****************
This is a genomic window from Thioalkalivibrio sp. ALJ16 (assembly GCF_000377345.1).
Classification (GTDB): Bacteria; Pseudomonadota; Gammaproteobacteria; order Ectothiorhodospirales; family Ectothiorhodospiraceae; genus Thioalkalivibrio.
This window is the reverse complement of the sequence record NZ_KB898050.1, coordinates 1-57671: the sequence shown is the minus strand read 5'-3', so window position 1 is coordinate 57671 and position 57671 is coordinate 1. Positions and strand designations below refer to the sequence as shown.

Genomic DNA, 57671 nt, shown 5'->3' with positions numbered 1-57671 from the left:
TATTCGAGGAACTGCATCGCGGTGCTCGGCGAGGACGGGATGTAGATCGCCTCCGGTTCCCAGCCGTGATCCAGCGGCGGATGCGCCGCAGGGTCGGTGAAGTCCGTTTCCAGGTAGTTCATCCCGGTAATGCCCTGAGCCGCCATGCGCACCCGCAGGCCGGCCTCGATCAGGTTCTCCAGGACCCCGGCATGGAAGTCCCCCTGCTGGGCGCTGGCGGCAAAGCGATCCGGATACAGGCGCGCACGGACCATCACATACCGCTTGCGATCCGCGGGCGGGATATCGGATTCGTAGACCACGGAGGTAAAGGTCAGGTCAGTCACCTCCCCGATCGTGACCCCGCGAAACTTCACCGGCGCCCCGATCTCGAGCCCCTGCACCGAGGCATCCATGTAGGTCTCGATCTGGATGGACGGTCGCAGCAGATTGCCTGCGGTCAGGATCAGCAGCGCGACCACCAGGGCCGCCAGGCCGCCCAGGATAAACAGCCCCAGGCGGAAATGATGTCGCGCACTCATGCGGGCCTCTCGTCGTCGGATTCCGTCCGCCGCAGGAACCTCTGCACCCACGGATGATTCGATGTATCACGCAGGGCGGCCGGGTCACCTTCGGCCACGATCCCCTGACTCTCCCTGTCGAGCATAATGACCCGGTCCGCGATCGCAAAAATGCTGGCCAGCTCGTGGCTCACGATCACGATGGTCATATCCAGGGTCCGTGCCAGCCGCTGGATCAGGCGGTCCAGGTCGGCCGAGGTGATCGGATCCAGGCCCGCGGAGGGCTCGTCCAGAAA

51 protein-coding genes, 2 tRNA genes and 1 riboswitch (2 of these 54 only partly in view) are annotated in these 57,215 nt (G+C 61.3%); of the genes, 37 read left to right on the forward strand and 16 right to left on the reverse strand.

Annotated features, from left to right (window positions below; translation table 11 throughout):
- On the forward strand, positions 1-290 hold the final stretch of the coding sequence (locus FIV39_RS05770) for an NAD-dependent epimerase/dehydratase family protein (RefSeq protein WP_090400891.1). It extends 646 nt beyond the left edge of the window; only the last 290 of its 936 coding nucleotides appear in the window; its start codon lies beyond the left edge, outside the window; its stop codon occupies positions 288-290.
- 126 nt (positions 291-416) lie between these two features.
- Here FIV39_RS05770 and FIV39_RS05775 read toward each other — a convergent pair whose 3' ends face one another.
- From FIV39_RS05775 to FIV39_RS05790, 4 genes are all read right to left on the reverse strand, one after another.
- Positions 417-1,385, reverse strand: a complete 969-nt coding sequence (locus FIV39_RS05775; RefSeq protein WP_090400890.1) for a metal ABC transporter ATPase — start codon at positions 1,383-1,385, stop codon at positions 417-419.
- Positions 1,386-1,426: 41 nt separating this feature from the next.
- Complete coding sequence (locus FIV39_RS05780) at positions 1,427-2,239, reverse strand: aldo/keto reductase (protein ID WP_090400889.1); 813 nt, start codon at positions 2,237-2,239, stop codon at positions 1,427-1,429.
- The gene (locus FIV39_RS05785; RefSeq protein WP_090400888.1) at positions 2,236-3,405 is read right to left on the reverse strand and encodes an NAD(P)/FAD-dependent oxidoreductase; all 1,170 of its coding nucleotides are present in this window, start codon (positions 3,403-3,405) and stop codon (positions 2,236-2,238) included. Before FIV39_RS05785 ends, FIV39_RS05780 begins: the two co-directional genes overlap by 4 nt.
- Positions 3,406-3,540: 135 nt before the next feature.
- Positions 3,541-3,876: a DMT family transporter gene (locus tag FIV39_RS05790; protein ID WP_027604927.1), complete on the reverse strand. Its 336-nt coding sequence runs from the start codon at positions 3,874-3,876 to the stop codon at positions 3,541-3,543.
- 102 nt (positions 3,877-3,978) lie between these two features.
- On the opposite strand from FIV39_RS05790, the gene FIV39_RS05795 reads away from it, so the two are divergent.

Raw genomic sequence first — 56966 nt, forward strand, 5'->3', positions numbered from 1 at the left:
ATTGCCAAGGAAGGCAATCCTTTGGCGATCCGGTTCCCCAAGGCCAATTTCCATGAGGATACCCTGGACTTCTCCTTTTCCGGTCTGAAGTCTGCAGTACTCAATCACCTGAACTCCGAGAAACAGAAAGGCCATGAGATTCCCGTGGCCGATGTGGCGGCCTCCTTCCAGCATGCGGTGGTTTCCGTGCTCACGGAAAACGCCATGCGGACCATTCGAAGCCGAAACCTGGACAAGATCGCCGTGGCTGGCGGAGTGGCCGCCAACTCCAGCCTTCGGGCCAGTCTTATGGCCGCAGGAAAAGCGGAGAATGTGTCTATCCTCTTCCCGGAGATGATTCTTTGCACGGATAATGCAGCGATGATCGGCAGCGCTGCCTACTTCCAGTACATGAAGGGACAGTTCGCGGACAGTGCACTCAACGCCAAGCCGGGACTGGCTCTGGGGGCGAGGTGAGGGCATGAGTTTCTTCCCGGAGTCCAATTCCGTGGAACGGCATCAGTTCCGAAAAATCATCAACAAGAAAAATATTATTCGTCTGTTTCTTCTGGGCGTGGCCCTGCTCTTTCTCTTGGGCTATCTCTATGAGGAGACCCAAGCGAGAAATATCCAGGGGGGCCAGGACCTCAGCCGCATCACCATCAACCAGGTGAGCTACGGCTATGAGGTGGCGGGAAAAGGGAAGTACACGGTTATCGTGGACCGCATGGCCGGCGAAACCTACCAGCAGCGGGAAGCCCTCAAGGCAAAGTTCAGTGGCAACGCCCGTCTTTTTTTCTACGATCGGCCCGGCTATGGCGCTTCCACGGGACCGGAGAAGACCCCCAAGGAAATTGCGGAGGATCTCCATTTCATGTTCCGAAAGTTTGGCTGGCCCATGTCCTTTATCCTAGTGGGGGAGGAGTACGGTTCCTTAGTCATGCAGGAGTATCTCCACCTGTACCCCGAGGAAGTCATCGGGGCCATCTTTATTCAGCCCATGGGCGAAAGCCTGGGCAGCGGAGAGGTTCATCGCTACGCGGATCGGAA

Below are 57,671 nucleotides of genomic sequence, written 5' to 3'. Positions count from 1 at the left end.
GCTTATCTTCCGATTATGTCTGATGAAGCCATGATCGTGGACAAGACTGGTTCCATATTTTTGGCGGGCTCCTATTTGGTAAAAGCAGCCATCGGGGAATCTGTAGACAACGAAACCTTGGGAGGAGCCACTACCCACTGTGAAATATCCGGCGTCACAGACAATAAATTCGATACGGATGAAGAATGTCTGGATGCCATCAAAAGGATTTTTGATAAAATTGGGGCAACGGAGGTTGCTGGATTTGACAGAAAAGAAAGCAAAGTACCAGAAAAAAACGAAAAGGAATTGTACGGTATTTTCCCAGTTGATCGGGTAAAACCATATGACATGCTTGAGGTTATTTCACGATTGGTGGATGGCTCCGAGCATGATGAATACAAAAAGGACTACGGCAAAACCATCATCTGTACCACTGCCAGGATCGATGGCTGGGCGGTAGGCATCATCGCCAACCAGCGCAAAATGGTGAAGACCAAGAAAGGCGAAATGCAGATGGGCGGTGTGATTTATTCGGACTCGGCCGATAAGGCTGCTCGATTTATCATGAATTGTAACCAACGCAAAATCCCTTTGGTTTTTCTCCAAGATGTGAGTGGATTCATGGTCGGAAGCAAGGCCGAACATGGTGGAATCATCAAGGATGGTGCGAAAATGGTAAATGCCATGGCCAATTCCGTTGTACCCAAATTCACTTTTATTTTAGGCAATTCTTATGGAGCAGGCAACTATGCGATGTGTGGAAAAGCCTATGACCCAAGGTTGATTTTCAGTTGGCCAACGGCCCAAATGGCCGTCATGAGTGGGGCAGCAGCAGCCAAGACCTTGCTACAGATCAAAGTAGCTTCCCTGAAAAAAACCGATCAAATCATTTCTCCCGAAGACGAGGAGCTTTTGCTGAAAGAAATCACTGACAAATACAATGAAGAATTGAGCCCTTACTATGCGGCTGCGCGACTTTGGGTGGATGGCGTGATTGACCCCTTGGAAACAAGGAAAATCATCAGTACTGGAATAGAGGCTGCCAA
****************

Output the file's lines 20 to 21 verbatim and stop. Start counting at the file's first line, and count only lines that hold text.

Raw genomic sequence first — 56966 nt, forward strand, 5'->3', positions numbered from 1 at the left:
ATTGCCAAGGAAGGCAATCCTTTGGCGATCCGGTTCCCCAAGGCCAATTTCCATGAGGATACCCTGGACTTCTCCTTTTCCGGTCTGAAGTCTGCAGTACTCAATCACCTGAACTCCGAGAAACAGAAAGGCCATGAGATTCCCGTGGCCGATGTGGCGGCCTCCTTCCAGCATGCGGTGGTTTCCGTGCTCACGGAAAACGCCATGCGGACCATTCGAAGCCGAAACCTGGACAAGATCGCCGTGGCTGGCGGAGTGGCCGCCAACTCCAGCCTTCGGGCCAGTCTTATGGCCGCAGGAAAAGCGGAGAATGTGTCTATCCTCTTCCCGGAGATGATTCTTTGCACGGATAATGCAGCGATGATCGGCAGCGCTGCCTACTTCCAGTACATGAAGGGACAGTTCGCGGACAGTGCACTCAACGCCAAGCCGGGACTGGCTCTGGGGGCGAGGTGAGGGCATGAGTTTCTTCCCGGAGTCCAATTCCGTGGAACGGCATCAGTTCCGAAAAATCATCAACAAGAAAAATATTATTCGTCTGTTTCTTCTGGGCGTGGCCCTGCTCTTTCTCTTGGGCTATCTCTATGAGGAGACCCAAGCGAGAAATATCCAGGGGGGCCAGGACCTCAGCCGCATCACCATCAACCAGGTGAGCTACGGCTATGAGGTGGCGGGAAAAGGGAAGTACACGGTTATCGTGGACCGCATGGCCGGCGAAACCTACCAGCAGCGGGAAGCCCTCAAGGCAAAGTTCAGTGGCAACGCCCGTCTTTTTTTCTACGATCGGCCCGGCTATGGCGCTTCCACGGGACCGGAGAAGACCCCCAAGGAAATTGCGGAGGATCTCCATTTCATGTTCCGAAAGTTTGGCTGGCCCATGTCCTTTATCCTAGTGGGGGAGGAGTACGGTTCCTTAGTCATGCAGGAGTATCTCCACCTGTACCCCGAGGAAGTCATCGGGGCCATCTTTATTCAGCCCATGGGCGAAAGCCTGGGCAGCGGAGAGGTTCATCGCTACGCGGATCGGAA